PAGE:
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‘Security of payment’ is about assisting "contractors, subcontractors, consultants or suppliers in the contractual chain to receive payment due under the terms of their contract from the party higher in the chain” (source: NSW Government 1999). The problem addressed by security of payment legislation is the “consistent failure in the building and construction industry to ensure that participants are paid in full and on time for the work they have done, even though they have a contractual right to be paid” (source: Commonwealth Government 2002).  Arbitrary devaluation, late payment and/or non-payment of progress claims have been dramatically reduced by the existence of this legislation.  construction_worker_timber

In the second reading speech for the NSW Act, the Minister for Public Works and Services, Hon. Morris Iemma (1999), stated:

"It is all too frequently the case that small subcontractors, such as bricklayers, carpenters, electricians and plumbers, do not get paid for their work.  Many of them cannot survive financially when that occurs, with severe consequences to themselves and their families…The [New South Wales] Government is determined to rid the construction industry of such totally unacceptable practices."   

Generally the object of the Acts “is to ensure that any person who undertakes to carry out construction work (or who undertakes to supply related goods and services) under a construction contract is entitled to receive, and is able to recover, progress payments in relation to the carrying out of that work and the supplying of those goods and services”.  To achieve this objective, the Acts have introduced new statutory rights for a party claiming a payment (the claimant), such as: a right to progress payments; a right to interest on late payments; a right to suspend work; and a right of lien.  The Acts also renders void ‘pay-when-paid’ clauses in construction contracts, and the parties cannot contract out of the Acts.  

In addition, the Acts introduced a unique form of ‘rapid adjudication’ of disputes over progress payment amounts whereby an independent adjudicator makes an interim determination as to the amount of progress payment, if any, to be paid by the respondent to the claimant.

carpenter with yellow helmet   An adjudicator can only be appointed by an Authorised Nominating Authority (ANA) chosen by the claimant. The procedures and timeframes in relation to the adjudication process are strict and governed solely by the Acts.  An adjudicator’s determination, while not final, is binding on the parties until the dispute is resolved by private agreement, a court, or some other process. If the party who it is claimed owes the money (the respondent) does not pay the adjudicated amount by the relevant date, the adjudicator’s determination can be registered as a judgement in a court of competent jurisdiction via a relatively straightforward administrative process and enforced as a Judgement of the Court.  If, subsequently, a respondent applies to the court to have the judgment set aside, the respondent will not be entitled to bring a cross-claim against the claimant, or to raise any defence in relation to matters arising under the construction contract or to challenge the determination by the adjudicator, (other than on grounds of an adjudicator’s jurisdiction). In addition, the respondent must pay into court as security the unpaid portion of the adjudicated amount pending the outcome of those proceedings.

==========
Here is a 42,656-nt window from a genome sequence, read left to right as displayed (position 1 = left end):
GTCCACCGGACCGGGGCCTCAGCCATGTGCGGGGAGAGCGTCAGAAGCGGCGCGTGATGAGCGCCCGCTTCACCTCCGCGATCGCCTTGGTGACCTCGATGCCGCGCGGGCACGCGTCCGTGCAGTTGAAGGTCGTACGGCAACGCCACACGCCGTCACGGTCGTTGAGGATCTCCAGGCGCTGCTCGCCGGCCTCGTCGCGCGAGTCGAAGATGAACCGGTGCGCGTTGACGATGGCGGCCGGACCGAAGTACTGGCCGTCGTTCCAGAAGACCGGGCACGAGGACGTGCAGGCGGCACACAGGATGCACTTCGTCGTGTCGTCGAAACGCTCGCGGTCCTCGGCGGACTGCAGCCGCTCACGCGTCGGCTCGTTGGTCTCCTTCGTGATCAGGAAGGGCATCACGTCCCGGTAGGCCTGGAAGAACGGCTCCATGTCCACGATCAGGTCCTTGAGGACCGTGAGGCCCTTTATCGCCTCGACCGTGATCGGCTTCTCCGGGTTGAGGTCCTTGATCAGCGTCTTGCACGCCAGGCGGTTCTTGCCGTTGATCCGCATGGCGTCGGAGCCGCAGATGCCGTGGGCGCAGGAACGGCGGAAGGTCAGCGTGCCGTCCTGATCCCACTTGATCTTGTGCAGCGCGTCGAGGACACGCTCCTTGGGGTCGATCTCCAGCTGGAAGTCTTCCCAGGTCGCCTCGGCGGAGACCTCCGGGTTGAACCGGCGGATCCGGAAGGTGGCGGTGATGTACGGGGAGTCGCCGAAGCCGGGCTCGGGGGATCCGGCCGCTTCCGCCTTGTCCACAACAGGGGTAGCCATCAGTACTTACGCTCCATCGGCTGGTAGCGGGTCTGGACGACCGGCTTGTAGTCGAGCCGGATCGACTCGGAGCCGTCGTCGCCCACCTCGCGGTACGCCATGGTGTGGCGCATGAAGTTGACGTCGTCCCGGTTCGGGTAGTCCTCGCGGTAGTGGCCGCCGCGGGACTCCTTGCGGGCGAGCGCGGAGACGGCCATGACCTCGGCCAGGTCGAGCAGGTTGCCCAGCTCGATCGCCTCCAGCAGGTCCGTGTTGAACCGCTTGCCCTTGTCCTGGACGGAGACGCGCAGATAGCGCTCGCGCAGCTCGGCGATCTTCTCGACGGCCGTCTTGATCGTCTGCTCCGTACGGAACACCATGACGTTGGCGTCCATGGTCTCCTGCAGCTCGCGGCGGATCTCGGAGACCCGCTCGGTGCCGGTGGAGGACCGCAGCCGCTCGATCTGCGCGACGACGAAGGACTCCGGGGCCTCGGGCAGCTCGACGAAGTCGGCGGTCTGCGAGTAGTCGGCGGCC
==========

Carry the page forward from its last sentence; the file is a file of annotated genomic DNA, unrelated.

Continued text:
New South Wales was the first Australian jurisdiction to introduce this massive reform to payment arrangements in the building and construction industry.  Shortly afterwards, Victoria introduced legislation closely modelled on the NSW Act in its original form.  However, since that time both the NSW and Victorian Acts have undergone significant amendments.  Now all States and Territories have enacted security of payment legislation. The Queensland, South Australian, Tasmanian and Australian Capital Territory legislation is closely modelled on the NSW Act (as amended).  The Northern Territory and Western Australian legislation is loosely modelled on the UK ‘construction contracts’ Act.

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